A few years ago, Aaron and Brian found themselves transitioning into leadership roles and being presented the opportunity to make structural changes within their programs.

A few years ago, Aaron and Brian found themselves transitioning into leadership roles and being presented the opportunity to make structural changes within their programs. Not surprisingly, one of the main challenges was lack of financial resources, and how to use those limited funds to maximize value for their stakeholders. In Aaron’s words, “As academics, we aren’t trained to be leaders or organizational strategists. The challenge is to maximize the efficiency of research dollars and do that in a way that appeases the stakeholders. We are aware of the sensitivities and differences between those groups, and we need to find commonalities.” They learned about SBI through a site visit from the Organization of Biological Field Stations, and decided that the course sounded valuable to help navigate their transitioning roles. Aaron noted that in a tight funding environment, “The colleague discount was another incentive to us both coming- that made a difference.”

“The colleague discount was another incentive to us both coming- that made a difference.”

SBI helped them develop the tools and methods to think strategically about leadership, as well as provided them the time and space to focus on personal development.  SBI is unique in that throughout the course, it gives participants the opportunity to do just that- apply tools and methods to their program. “A key element of the course was going through the materials and devoting a good portion of time to doing self exercises. Knowing we can go through a systematic process to evaluate and think about potential changes is critical” Brian says, noting that the course also highlighted communication with stakeholders about business models and the value of research. Brian has found that increased program capacity is a necessity to stay relevant and create a buffer for external events- and SBI has helped him to attract new members, and strengths, to his research cooperative.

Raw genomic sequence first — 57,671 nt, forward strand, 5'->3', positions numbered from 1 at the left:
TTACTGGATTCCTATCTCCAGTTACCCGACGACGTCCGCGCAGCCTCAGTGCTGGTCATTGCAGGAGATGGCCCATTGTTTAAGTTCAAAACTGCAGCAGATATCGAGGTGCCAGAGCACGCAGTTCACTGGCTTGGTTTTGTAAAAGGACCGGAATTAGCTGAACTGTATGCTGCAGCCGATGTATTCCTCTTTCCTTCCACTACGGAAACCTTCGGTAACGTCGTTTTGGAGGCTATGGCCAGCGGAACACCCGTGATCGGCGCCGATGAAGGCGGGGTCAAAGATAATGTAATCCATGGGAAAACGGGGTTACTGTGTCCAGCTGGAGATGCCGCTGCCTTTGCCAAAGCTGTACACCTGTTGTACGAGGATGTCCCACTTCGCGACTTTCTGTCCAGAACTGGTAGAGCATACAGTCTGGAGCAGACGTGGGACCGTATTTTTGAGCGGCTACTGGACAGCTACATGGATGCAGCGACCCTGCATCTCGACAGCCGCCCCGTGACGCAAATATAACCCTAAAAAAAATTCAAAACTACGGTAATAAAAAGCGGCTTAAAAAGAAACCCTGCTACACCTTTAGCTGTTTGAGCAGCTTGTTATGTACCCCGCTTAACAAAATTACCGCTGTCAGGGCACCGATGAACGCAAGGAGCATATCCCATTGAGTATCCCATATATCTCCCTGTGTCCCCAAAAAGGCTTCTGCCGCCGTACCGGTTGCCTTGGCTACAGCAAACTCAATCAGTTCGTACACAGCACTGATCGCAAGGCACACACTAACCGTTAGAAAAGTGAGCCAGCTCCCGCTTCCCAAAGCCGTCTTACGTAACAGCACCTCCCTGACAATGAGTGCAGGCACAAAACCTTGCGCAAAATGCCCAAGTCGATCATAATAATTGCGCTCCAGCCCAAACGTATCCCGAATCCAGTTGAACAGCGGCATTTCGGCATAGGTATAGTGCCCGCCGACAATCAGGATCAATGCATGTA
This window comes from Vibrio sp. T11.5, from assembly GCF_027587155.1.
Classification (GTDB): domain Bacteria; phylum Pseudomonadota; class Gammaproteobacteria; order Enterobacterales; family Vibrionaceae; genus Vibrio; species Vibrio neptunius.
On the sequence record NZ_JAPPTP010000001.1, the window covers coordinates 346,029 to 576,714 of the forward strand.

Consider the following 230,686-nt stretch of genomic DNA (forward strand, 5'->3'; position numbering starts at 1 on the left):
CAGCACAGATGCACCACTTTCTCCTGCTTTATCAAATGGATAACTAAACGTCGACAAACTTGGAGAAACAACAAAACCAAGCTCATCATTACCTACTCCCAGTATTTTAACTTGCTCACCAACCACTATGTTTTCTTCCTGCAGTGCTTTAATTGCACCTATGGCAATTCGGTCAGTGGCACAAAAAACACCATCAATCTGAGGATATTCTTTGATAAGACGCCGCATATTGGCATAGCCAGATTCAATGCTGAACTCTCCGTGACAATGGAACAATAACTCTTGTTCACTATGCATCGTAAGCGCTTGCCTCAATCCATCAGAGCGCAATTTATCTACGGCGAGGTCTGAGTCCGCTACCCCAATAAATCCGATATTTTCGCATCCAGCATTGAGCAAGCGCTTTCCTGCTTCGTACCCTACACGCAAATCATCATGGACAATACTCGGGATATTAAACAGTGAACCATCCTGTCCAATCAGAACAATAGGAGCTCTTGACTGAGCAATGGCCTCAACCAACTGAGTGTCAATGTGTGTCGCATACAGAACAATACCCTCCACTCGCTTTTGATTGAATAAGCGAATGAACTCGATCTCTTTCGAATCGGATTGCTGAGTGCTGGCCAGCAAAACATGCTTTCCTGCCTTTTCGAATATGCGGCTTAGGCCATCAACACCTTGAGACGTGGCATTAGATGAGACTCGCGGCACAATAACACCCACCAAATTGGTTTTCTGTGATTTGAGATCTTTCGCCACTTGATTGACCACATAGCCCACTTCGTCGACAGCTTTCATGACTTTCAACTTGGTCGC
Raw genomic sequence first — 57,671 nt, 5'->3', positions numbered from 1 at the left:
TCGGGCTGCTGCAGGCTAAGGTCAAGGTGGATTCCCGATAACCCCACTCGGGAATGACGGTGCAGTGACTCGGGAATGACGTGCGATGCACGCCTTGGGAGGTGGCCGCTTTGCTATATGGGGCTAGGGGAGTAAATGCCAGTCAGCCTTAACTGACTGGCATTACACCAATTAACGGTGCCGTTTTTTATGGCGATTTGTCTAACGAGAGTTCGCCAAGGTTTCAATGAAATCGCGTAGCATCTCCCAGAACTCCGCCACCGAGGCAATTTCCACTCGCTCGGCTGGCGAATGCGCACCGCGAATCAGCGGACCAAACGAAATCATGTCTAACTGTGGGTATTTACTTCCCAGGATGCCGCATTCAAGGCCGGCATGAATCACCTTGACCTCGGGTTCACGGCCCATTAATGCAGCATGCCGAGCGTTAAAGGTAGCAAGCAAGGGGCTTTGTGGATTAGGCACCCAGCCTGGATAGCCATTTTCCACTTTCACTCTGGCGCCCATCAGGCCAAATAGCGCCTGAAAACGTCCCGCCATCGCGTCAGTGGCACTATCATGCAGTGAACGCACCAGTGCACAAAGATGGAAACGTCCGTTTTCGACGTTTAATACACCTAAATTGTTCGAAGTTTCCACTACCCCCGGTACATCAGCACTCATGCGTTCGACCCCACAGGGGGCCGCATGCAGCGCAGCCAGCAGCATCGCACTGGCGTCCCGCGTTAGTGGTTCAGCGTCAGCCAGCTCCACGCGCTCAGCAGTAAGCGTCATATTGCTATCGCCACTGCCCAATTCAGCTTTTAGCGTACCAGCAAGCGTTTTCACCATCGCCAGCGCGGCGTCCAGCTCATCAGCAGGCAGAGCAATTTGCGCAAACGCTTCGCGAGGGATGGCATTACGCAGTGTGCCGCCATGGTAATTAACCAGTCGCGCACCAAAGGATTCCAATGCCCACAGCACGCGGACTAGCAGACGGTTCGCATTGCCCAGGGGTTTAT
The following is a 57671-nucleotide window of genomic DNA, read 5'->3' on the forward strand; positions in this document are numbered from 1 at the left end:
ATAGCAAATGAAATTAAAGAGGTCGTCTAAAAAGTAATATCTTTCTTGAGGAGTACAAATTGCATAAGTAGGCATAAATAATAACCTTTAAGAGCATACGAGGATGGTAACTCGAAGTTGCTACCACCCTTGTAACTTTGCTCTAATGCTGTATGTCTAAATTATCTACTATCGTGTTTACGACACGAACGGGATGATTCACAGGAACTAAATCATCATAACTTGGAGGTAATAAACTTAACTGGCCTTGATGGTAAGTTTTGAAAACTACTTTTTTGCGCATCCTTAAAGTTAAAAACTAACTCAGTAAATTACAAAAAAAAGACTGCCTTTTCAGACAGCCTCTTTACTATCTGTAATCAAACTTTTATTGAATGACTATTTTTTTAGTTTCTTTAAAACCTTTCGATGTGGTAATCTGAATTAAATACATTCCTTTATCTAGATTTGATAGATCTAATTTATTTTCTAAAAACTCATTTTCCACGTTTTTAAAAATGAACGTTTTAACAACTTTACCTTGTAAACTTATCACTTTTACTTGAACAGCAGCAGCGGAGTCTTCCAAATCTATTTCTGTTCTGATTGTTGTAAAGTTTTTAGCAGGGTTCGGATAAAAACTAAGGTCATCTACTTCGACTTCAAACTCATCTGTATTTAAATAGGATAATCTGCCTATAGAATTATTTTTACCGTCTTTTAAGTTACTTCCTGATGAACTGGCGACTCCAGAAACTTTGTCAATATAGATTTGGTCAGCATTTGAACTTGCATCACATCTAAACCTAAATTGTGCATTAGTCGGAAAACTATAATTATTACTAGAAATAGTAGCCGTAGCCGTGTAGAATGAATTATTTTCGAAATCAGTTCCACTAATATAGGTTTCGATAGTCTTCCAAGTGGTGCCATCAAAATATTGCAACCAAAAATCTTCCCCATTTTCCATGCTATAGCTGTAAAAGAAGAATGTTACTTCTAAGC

SBI helped them develop the tools and methods to think strategically about leadership, as well as provided them the time and space to focus on personal development.

Most recently, Brian revisited the SBI workbook when cooperative members requested a business plan for his proposed idea to build capacity for the program by increasing membership outside of the state of Maine. This presented a challenge- selling that idea to members who liked things the way they were and resisted change for fear of diluting the mission. He used the logic model, did a SWOT analysis, and created a presentation to communicate the strategic decision to concerned stakeholders. “I had to speak their language and be very clear and financially driven. The SWOT analysis took on a whole new meaning when I was actually looking at our strengths and communicating advantages and threats to members both inside and outside of our cooperative.”